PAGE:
Capital: Mexico City
National Anthem: ¡°Mexicanos, al grito de Guerra¡± (¡°Mexicans, to the Cry of
Monetary unit: Mexican Peso
Area: 756,184 sq. miles.
Estimated Population: 91,261,000
Official Language: Spanish
Major Exports: Petroleum and petroleum products, vehicles, engines, cotton, machinery, coffee, fish, fertilizers, and minerals.
Mexico is located south of the United States in North America. It has three main mountain ranges that border the country from the vast oceans on each side. There is the Sierra Madre Occidental in the west, and then there is the Sierra Madre Oriental in the east, and lastly Sierra Madre del Sur in the south. The central Mexican region is fertile flat land, which is fueled by a few rivers that go across the country. The average temperature in Mexico is around 77¡ãF to 81¡ãF.
The Mexican economy is dependent on commerce and industry to generate considerable amounts of money. In terms of industry, petroleum products are mined and processed, then shipped to other countries. Due to the lowering of oil prices in the early 1980s, the country is in extreme debt. In the late 1980s, it signed to delay the payments of its debts more due to a lack of money to pay the debt. There was also a high amount of inflation, which the country gradually reduced after 1988. They also signed the North American Free Trade Agreement (NAFTA), which breaks ¡°trade barriers¡± between United States, Mexico, and Canada for 15 years. This could provide Mexico the opportunity to decrease its debt.
of the Nation
The area known today as Mexico was the home to many of the first civilizations in the Western Hemisphere, including the Maya, Toltecs, and the Aztec empire. These civilizations did not trade extensively; instead, they acquired what they wanted through the conquest of surrounding peoples. The tables were turned when the Spanish came to Central America searching for gold and other riches. The Spaniards, quickly subduing the native cultures, established colonies and began shipping trade goods to Spain, mainly gold, silver, sugar, and agricultural products introduced from Europe. Also, the colonies in Mexico imported slaves from Africa to work in the silver mines, the most lucrative product from that area, sending silver all around the world, from Europe to Africa to Asia. In the late 1700¡¯s, Spain went through an economic recession, and developed new legislation that opened wide the doors of trade between the colonies in the New World.
However, with the new legislation came heavy taxes, which lead to a number of rebellions¡ªin Mexico and all over the rest of Spain¡¯s colonies¡ªwreaking havoc on the Mexican economy and disrupting trade all over the New World. The Texas rebellion in 1835 lead to the loss of Mexico¡¯s Texas territories, and a cutoff of trade to that area, and bad relations with the U.S. One decade later, the war with the U.S. lead to Mexico¡¯s loss of her California and surrounding territories to the U.S. and breaking trade ties with the Americans. More Revolutions and power swings occurred in the next decades leading up to the 1900¡¯s, culminating in the Constitution of 1917 that finally brought about land reforms, and provided needed stability to the chaotic Mexican nation. Although the Germans attempted to enlist the aid of the Mexicans to invade the U.S. in WWII, Mexico never played a role in either of the two World Wars because the country was too busy rebuilding.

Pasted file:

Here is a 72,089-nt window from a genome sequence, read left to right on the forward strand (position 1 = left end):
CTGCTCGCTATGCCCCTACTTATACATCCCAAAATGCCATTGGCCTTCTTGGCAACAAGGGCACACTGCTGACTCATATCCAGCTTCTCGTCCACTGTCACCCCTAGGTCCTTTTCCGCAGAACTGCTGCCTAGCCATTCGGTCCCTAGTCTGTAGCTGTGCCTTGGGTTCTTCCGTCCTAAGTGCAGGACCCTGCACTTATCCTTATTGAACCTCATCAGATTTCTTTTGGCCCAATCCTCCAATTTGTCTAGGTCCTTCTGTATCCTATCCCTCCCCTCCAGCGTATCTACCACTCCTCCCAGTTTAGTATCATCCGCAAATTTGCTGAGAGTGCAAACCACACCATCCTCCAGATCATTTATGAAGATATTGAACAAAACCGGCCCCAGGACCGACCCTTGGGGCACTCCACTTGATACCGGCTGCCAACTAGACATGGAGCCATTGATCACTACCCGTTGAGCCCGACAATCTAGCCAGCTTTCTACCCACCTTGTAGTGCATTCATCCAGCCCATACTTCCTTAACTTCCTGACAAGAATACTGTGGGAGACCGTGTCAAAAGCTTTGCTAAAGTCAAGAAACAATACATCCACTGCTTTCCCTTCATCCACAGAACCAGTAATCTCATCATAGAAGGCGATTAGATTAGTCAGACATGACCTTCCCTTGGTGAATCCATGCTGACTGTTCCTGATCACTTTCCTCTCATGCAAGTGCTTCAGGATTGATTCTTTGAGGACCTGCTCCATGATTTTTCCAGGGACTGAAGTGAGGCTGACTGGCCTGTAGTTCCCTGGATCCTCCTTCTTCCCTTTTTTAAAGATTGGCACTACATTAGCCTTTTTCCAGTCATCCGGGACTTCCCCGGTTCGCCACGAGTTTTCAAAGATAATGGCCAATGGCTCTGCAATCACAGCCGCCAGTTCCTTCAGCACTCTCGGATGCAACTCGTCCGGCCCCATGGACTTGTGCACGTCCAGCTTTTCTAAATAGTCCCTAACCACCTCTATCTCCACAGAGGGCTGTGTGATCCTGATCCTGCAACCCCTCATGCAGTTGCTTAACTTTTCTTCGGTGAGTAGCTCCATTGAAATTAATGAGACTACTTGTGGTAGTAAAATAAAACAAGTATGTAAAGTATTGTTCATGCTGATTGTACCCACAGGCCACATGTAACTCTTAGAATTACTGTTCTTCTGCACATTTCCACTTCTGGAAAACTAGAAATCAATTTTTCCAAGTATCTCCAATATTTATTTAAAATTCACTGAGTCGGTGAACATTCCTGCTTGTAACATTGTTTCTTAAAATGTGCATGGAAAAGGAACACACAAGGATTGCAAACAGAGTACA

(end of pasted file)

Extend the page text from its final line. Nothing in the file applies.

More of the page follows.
Mexico traded in oil prior to WWII, but the war cut short her trade to the European nations, hindering Mexico¡¯s industrialization which had been slow up to this point. In the 1960¡¯s and 70¡¯s, uncontrolled population growth strained the Mexican economy, and legislative efforts were made to loosen economic and cultural ties with the U.S. However, the U.S. increased economic bonds to Mexico by agreeing to buy Mexican oil at a higher price than could be had on the world market, making the oil trade Mexico¡¯s most lucrative export in the 70¡¯s and 80¡¯s. Around this time period, a different type of trade, the drug trade, began to take off in Mexico, and despite government efforts by both the U.S. and Mexico, drugs flowed into America from Mexico in increasing numbers. Mexico today is semi-industrialized, and has several industrial resources such as petroleum and metals that provide Mexico with trading opportunities with other industrialized nations. By joining NAFTA in 1992, Mexico opened doors with the U.S. and Canada, becoming one of America¡¯s biggest trading partners. Mexico also trades extensively with other Latin American countries, Germany, Japan, China, South Korea, and Taiwan, exporting raw or processed industrial materials, and limiting imports, so as to increasingly grow their economy.